8. So you're the one going by the name "caravan shaker"?
  9. It could be just a sticky mechanism. Assuming the Eclat 2.2 is the same as the (early) Excle, there is a knob under the motor you can just reach (going under the bumper) and turn. That will manually raise or lower the headlight pod and will allow you to feel how smooth everything is working. You can also turn the lights on and then turn the knob, to help to motor and see if it works once the initial friction is overcome. I think the motors are Toyota, not that easy to get to unfortunately.
  10. I was wondering when I saw my 'newbie' badge. Then noticed Sparky had one too, so came looking in the forum section. Should have known there would have been talks about it already. I'll learn in due time, once I spent some more time on the forum and find my way around better. 😄 Filip
  11. I missed that part. You should press the entire bearing assembly onto the hub. It needs to be a tight fit, maybe you didn't get it seated completely with the driveshaft nut, as Gary says. If it really was that easy to fit, that would also explain some play under load.
  12. I'd expect play in the bearings to be all around, or at least move when the wheel is turned. Have you tried removing the brake pads when checking the play? The way the calipers are positioned means they will mask any play 3 to 9. Having someone apply the brakes (pads reinstalled of course) and check for differences can also help to eliminate play in the bearings. If it is indeed the bearing, you should be able to feel the play between the disc and the top of the hub carrier. I have no idea what could cause that though, especially with new bearings... Unless somehow the carriers got deformed in the process and the bearing is no longer a tight fit? I remember the rear bearings being very easy to fit, but then I'm used to fighting Land Rover bearings that often deform our 20ton press before popping out... Filip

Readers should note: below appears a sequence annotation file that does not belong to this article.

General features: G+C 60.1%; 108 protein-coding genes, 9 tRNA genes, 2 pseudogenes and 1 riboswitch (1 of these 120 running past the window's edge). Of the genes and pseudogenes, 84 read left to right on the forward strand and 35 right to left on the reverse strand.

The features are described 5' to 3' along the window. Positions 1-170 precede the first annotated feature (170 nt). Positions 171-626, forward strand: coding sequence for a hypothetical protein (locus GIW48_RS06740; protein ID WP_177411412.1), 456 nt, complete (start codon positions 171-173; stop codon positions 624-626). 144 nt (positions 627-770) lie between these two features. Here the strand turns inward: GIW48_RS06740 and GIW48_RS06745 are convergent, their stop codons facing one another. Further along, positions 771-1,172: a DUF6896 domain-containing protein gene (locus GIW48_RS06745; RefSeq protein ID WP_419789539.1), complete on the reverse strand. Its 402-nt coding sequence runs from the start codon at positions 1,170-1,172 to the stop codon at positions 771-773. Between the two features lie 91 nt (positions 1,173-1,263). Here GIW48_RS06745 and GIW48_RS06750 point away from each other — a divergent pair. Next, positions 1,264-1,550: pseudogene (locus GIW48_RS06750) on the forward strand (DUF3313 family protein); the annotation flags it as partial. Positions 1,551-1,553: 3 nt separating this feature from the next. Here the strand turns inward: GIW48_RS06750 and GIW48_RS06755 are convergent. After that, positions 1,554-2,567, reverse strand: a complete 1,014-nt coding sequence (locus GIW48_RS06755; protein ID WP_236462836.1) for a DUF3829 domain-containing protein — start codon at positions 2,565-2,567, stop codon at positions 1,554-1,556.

13. Looking nice, be it a bit dusty. 😉 If you have play at 12 and 6, that points to a problem (play) with either the top or bottom links. I'm sure you checked if everything is properly tightened? Ideally have a mate wiggle the wheel while you look for the source of the play. If it's very little, you might not be able to see it, but feel it nevertheless by putting your hand on the linkage (everywhere there could be play). It's strange you have it at both wheels, it could be something to do with the install or fit of the new parts rather than a single defective part. Filip
  14. According to the wiring diagrams, the coil always gets 12V from the ignition, so no ballast needed. So as long as you get a coil rated for 12V, you should be fine (older ones are often only rated at 9V or 7V continously but get 12V from the starter while starting, bypassing the ballast, as you probably know). Filip
  15. You'd have to have the heater on hot, otherwise the heater valve will remain closed and there will be no flow. You can at the same time put the distribution knob to the face vents, so you will not get too much hot air into the cabin, regardless of the temperature setting. But I'm not convinced there actually is a problem, unless the engine is worked particularly hard and/or the cooling system is not in good shape. I always drive with the temperature said as I want it and still going strong after 150k miles total (about 60k since I bought the Esprit). There is already a bypass in place, via the turbo cooling, that should suffice. Filip